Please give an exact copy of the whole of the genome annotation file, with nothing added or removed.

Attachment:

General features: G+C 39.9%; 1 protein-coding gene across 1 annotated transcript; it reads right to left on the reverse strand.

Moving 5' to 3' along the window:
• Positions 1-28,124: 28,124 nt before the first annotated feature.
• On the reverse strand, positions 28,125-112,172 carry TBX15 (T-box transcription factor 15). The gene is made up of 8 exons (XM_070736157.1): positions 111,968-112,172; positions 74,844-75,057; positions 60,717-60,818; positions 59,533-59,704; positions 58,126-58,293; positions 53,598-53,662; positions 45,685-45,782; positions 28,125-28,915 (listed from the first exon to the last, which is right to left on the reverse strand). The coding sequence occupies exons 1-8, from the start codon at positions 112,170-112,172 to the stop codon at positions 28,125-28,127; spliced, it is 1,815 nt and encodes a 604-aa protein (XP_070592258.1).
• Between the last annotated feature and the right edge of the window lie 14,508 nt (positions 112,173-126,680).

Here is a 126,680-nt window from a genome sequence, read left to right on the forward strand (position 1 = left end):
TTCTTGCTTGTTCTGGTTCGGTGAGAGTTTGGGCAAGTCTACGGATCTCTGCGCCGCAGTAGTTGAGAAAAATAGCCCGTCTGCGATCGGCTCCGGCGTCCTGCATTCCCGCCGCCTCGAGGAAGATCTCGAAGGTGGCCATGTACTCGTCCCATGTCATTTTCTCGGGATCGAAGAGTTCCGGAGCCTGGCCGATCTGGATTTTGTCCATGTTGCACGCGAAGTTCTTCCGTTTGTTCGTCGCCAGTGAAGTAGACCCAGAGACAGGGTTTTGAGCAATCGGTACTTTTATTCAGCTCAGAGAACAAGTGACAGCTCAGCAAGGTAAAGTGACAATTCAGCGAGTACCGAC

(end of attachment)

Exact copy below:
General features: G+C 39.9%; 1 protein-coding gene across 1 annotated transcript; it reads right to left on the reverse strand.

Moving 5' to 3' along the window:
• Positions 1-28,124: 28,124 nt before the first annotated feature.
• On the reverse strand, positions 28,125-112,172 carry TBX15 (T-box transcription factor 15). The gene is made up of 8 exons (XM_070736157.1): positions 111,968-112,172; positions 74,844-75,057; positions 60,717-60,818; positions 59,533-59,704; positions 58,126-58,293; positions 53,598-53,662; positions 45,685-45,782; positions 28,125-28,915 (listed from the first exon to the last, which is right to left on the reverse strand). The coding sequence occupies exons 1-8, from the start codon at positions 112,170-112,172 to the stop codon at positions 28,125-28,127; spliced, it is 1,815 nt and encodes a 604-aa protein (XP_070592258.1).
• Between the last annotated feature and the right edge of the window lie 14,508 nt (positions 112,173-126,680).

Here is a 126,680-nt window from a genome sequence, read left to right on the forward strand (position 1 = left end):
TTCTTGCTTGTTCTGGTTCGGTGAGAGTTTGGGCAAGTCTACGGATCTCTGCGCCGCAGTAGTTGAGAAAAATAGCCCGTCTGCGATCGGCTCCGGCGTCCTGCATTCCCGCCGCCTCGAGGAAGATCTCGAAGGTGGCCATGTACTCGTCCCATGTCATTTTCTCGGGATCGAAGAGTTCCGGAGCCTGGCCGATCTGGATTTTGTCCATGTTGCACGCGAAGTTCTTCCGTTTGTTCGTCGCCAGTGAAGTAGACCCAGAGACAGGGTTTTGAGCAATCGGTACTTTTATTCAGCTCAGAGAACAAGTGACAGCTCAGCAAGGTAAAGTGACAATTCAGCGAGTACCGAC